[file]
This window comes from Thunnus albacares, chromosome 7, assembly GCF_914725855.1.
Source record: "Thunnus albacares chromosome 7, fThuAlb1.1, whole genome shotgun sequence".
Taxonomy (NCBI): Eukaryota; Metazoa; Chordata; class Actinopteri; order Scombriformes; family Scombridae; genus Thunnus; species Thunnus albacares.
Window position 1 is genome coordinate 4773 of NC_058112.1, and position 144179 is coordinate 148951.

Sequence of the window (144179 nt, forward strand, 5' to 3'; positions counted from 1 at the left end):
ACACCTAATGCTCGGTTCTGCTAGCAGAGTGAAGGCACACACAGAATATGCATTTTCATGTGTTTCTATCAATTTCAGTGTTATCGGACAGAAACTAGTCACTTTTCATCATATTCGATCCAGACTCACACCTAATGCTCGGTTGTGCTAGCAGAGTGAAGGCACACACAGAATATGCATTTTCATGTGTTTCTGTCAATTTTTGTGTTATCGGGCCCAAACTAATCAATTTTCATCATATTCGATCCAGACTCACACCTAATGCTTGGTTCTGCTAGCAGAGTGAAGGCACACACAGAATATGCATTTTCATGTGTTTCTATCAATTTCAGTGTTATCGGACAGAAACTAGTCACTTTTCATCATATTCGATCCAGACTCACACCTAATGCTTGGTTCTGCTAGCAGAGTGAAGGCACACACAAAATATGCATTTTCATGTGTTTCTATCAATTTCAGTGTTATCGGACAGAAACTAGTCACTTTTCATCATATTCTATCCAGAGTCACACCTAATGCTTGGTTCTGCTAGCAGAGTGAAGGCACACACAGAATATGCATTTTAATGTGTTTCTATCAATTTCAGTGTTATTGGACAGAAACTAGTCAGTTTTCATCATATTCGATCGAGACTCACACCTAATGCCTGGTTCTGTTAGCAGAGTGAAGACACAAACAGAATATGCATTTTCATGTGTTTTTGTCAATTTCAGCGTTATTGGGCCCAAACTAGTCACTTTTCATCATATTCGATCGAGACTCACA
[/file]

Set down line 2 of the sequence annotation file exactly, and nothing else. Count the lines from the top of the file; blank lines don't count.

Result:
Source record: "Thunnus albacares chromosome 7, fThuAlb1.1, whole genome shotgun sequence".